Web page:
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Davenport’s flood plan helps city to respond

Davenport’s flood plan is providing the city with experienced responses. After a one-two punch of heavy rain and high water, it’s enough to push this flood into the top ten.

There’s a raid on the River Bandits these days. As flood water starts to surround the stadium, crews get to work.

They’re placing panels on a flood wall that protects Modern Woodmen Park. Piece by piece, it will save the stadium from going under water as it did in the past.

“Lord willing, on the field it will be good,” said River Bandits General Manager Harold Craw. “We’ll be able to play, and we can invite the fans inside the walls.”

It looks like a puzzle in the parking lot.

“We live on the river,” said Jeff Bertelsen, Ryan and Associates. “Got to get used to it.”

They’re putting together a temporary walkway to River’s Edge. Somehow, it all fits into place.

“The walls are dropping in and the bridges, everything,” said Stefanie Brown, executive director of Modern Woodmen Park. “In the five years I’ve been here, it’s amazing how far we’ve come.”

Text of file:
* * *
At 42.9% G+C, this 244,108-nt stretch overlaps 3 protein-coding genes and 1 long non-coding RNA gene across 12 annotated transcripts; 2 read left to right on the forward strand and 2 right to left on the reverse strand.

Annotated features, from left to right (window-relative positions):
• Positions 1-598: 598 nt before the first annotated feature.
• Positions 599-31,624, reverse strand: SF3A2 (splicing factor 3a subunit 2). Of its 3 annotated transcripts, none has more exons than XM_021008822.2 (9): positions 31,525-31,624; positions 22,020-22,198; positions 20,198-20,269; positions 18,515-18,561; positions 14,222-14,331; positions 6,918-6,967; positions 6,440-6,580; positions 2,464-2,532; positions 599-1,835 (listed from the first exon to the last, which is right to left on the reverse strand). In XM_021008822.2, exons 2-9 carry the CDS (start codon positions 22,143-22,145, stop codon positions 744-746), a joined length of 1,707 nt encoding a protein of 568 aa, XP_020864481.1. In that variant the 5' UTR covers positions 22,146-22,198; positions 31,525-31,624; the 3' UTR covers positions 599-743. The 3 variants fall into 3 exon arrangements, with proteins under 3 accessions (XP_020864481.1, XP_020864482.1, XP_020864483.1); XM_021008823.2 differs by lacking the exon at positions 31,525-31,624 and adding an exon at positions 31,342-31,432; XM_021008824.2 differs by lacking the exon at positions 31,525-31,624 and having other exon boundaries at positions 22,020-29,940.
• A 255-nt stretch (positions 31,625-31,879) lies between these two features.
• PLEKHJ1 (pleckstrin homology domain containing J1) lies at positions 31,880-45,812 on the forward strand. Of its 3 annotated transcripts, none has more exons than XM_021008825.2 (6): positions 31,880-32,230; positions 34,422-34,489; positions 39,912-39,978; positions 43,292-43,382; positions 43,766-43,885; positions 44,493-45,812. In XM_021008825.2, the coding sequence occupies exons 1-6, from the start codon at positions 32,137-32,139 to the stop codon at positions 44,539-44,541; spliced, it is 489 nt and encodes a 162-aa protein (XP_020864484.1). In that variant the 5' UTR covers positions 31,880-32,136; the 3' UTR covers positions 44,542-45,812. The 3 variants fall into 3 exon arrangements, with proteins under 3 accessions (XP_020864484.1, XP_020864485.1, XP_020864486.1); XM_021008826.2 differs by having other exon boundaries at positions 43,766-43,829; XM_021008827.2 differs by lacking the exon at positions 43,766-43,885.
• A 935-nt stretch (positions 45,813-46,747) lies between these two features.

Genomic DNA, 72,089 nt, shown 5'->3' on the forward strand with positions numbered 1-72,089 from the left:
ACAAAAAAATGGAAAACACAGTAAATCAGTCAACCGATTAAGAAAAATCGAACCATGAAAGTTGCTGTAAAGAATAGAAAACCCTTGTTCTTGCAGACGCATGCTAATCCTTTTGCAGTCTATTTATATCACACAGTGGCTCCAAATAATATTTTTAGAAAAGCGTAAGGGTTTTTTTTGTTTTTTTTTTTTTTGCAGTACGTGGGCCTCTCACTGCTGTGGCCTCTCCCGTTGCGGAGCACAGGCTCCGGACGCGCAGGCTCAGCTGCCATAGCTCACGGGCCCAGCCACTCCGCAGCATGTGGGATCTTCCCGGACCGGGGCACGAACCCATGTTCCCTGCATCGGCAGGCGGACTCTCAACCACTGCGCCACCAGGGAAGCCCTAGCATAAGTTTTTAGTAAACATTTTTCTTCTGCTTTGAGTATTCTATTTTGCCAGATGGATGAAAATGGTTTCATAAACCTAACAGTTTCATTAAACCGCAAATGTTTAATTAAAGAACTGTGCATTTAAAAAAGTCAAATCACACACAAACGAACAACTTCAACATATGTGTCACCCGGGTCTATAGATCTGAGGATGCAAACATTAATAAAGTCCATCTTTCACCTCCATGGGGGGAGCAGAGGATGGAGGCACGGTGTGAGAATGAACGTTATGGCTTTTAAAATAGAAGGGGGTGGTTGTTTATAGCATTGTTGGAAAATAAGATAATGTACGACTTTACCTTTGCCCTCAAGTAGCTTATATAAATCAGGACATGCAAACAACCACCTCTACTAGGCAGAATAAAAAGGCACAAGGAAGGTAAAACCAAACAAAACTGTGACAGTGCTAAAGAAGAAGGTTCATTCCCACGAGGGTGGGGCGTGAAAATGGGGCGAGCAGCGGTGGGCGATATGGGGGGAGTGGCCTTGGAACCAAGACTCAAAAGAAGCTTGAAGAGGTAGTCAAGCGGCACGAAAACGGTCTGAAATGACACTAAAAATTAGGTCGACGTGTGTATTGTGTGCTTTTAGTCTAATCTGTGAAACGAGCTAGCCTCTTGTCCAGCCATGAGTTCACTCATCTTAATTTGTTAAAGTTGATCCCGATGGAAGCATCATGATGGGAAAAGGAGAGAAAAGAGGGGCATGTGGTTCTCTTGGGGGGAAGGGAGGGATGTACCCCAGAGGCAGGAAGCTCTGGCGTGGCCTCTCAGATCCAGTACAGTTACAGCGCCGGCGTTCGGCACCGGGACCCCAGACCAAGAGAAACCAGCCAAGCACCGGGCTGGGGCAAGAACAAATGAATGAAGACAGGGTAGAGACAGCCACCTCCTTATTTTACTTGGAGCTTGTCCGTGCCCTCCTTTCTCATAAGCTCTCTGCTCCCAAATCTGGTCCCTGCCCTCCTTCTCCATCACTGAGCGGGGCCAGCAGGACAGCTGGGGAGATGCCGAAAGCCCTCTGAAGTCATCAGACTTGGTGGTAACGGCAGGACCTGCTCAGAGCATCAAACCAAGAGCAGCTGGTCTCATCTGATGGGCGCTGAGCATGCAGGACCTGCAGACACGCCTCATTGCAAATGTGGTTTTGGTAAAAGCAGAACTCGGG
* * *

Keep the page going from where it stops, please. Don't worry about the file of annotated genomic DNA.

Fortunate that the team is on the road. They’ll return to the stadium on April 25 ready to play.

Still, most of Davenport’s River Drive will close. Splashing is a sign of the times, and there’s bubbling from an overtaxed storm sewer system.

“The water is coming up through the manholes in the streets,” said Davenport Public Works Director Mike Clarke. “That’s what we’re seeing on the surface right now.”

Not far away, crews work at Iowa American Water Company. Its permanent flood wall project is getting reinforcements. This is a plan in action for success.

That planning and preparation should protect Davenport as the high water continues to rise in coming days.


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